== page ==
Projects funded by ICOs (Initial Coin Offering) suffer from conflicts of interest inherent to their funding model. The developer writes a whitepaper, presents it to the market, and asks for funding. The terms and conditions of the projects, in some cases, present the project as high risk investment, where the investor may lose all of its resources. It’s like buying an apartment on the blueprints: the further from the end, the greater the risk. In other cases, the investment is presented as recreational rather than actually a financial investment.
ICOs usually have two major problems: (1) on paper everything is possible; (2) to undertake is to build something first and then get the results, make a profit. When funded through an ICO the developer gets the profit before writing the first line of code, so there isn’t a great incentive to actually build something after receiving financial resources, especially when the investment was subscribed as ‘recreational’. Some projects actually come to light, with basic characteristics, mere copies of Bitcoin code or another functional project, with some parameters changed.
4. Project governance
In addition to its technical features, Decred Project introduces governance through proposals and votes to ensure long-term growth.
A stakeholder, using a Decred client (Decrediton or dcrctl + dcrwallet), can lock its DCRs in the blockchain in exchange for tickets. These tickets give the stakeholder voting power in proposed changes to the network. When the ticket is drawn using a network algorithm, the investor gets back his locked DCRs and another 1/5 of the 30% of the DCRs mined in the block (30% of mining reward goes to the tickets, and five tickets are drawn per block). At this moment the ticket is called to vote on a proposal that is open for voting during 8,064 blocks (28 days, with 288 blocks/day). Anyone can submit a proposal through Politeia, the public proposal system with versioning and timestamp anchors in the blockchain, and developers will be paid to work on the accepted proposals.
For a new block to be approved it is necessary that at least 3 of 5 tickets are drawn and that those tickets approve the block. The block can also be rejected and not be included in the blockchain.
The initial distribution via airdrop and the block reward impact the project governance. The airdrop distributed 282.63 DCRs among 2,972 participants, diluting the participation of the initial developers. Block reward percentages favor PoW miner, which invests in hardware and electricity. A higher percentage of reward for PoW is important to dilute the participation of early investors who only invest in PoS and do not continue to buy more DCRs and tickets or also invest in PoW, otherwise those early investors would have always had a guaranteed stake in the PoS rewards and the decision-making process by vote.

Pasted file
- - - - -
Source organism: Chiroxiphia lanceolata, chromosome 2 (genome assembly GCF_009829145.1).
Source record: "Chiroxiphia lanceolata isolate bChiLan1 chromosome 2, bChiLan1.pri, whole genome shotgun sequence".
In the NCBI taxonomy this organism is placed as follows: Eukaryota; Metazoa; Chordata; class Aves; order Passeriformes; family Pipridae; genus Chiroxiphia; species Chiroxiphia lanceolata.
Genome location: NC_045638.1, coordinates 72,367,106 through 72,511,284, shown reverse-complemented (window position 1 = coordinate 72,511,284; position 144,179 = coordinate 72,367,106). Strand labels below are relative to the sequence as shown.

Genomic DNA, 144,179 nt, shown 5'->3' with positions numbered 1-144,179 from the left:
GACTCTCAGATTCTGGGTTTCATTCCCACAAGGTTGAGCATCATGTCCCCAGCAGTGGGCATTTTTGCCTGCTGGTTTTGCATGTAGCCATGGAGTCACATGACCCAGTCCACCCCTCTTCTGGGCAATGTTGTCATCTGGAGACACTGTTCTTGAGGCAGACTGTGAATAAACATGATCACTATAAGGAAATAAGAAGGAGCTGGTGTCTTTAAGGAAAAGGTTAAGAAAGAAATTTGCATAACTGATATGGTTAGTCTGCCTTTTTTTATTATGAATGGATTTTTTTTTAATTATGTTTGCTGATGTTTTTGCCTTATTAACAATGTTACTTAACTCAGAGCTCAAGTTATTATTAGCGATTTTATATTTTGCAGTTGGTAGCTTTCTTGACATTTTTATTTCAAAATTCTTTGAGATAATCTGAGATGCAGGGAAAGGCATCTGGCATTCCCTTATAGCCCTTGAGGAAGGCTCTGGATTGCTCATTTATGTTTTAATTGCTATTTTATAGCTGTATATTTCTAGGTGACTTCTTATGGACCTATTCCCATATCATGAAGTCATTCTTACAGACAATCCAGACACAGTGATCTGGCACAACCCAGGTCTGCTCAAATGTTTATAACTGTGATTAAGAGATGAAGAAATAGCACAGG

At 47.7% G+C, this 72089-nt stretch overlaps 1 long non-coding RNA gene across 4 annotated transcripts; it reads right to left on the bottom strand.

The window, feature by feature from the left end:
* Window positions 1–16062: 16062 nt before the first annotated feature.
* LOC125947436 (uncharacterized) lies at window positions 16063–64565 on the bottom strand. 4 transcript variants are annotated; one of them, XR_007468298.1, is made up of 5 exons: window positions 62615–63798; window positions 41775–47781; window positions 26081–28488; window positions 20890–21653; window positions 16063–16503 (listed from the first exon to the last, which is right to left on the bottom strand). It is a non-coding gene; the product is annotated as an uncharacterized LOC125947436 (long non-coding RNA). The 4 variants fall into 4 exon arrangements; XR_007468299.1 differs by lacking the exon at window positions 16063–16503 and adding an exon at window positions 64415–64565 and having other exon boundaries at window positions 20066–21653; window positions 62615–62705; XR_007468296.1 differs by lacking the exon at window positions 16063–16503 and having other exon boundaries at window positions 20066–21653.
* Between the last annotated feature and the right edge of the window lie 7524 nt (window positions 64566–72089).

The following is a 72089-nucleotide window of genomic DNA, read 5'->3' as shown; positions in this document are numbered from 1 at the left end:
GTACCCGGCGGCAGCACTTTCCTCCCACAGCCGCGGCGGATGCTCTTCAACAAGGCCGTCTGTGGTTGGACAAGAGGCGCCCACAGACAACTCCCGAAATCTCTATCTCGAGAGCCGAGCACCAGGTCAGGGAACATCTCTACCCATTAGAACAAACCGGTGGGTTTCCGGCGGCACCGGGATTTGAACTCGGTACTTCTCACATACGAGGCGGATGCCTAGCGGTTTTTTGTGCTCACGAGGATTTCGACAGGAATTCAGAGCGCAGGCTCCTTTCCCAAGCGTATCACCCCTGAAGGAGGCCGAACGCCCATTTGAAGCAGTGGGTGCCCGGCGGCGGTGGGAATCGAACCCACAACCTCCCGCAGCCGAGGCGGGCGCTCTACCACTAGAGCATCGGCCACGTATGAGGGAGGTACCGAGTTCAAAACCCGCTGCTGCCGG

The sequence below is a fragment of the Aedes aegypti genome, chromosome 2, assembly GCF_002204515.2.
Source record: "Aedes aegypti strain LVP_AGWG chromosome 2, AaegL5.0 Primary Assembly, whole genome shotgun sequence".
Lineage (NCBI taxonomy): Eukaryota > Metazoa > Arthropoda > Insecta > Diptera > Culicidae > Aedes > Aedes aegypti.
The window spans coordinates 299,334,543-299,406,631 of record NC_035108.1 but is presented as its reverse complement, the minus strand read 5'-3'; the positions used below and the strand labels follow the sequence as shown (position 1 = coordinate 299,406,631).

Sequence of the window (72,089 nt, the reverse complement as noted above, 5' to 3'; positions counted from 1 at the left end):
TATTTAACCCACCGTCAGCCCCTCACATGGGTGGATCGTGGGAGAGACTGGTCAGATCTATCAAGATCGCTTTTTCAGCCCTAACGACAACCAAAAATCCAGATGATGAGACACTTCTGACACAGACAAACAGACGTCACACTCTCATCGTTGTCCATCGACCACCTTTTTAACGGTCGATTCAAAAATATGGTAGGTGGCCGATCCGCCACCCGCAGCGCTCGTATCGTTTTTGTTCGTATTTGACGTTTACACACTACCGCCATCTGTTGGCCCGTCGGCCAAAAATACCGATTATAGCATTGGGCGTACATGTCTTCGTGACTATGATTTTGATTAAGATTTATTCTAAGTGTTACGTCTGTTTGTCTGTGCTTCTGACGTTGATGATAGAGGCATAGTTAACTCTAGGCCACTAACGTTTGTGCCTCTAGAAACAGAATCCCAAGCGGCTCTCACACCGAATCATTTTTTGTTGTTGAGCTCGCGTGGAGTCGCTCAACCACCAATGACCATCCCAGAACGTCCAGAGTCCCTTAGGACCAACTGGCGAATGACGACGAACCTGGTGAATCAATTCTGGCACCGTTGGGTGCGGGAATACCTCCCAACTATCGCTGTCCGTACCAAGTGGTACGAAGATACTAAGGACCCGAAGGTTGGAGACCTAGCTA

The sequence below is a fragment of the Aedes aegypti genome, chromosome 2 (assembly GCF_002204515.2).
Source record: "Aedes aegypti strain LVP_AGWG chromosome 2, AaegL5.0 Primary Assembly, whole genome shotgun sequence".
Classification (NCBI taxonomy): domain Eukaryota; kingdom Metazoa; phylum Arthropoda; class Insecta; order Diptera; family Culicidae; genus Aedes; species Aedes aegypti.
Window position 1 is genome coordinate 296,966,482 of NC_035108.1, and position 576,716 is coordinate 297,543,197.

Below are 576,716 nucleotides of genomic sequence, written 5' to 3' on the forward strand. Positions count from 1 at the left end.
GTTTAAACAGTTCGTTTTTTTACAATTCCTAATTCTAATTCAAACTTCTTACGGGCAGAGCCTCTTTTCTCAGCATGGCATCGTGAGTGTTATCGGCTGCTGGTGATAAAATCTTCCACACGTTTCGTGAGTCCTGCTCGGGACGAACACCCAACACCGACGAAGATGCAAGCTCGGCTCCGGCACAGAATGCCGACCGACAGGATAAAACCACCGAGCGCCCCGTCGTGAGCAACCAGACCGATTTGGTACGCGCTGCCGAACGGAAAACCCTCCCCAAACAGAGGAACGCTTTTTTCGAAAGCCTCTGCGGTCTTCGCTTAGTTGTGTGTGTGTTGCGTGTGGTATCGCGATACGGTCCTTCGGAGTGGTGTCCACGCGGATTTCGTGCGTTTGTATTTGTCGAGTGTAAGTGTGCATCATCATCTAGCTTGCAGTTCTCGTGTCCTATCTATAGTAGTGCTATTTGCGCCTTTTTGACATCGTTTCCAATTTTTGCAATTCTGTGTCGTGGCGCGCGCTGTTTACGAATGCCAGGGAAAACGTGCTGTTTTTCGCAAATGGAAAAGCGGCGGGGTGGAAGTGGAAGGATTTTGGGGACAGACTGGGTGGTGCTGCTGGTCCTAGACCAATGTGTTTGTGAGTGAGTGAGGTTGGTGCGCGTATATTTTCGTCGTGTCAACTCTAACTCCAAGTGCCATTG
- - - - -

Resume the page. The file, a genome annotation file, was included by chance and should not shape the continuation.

This architecture creates a balance of power between users, miners, and developers. Long-term investors, the PoS miners, decide the course of the project by validating the work of PoW miners, who provide the network with security through hash power. PoW miners also vote on proposals, but could not act in collusion because their choices and also the mined blocks will be validated by PoS miners. Developers are paid to work on proposals that the community understands will bring more value to the project in the long run. The early developers of Decred, the founders, are also committed to the project, since they funded the development from the beginning and were paid in DCR.
The project relies on its Constitution that establishes basic principles such as finite emission, privacy, security, fungibility, inclusion and progressive development of technology.
Decred (/ˈdi:ˈkred/, /dɪˈkred/, dee-cred) is an open, progressive, and self-funding cryptocurrency with a system of community-based governance integrated into its blockchain. The project mission is to develop technology for the public benefit, with a primary focus on cryptocurrency technology. Decred, as a currency and as a project, is bound by the following set of rules, which include guiding principles, a system of governance, and a funding mechanism. These rules have been established in an effort to create an equitable and sustainable framework within which to achieve Decred‘s goals.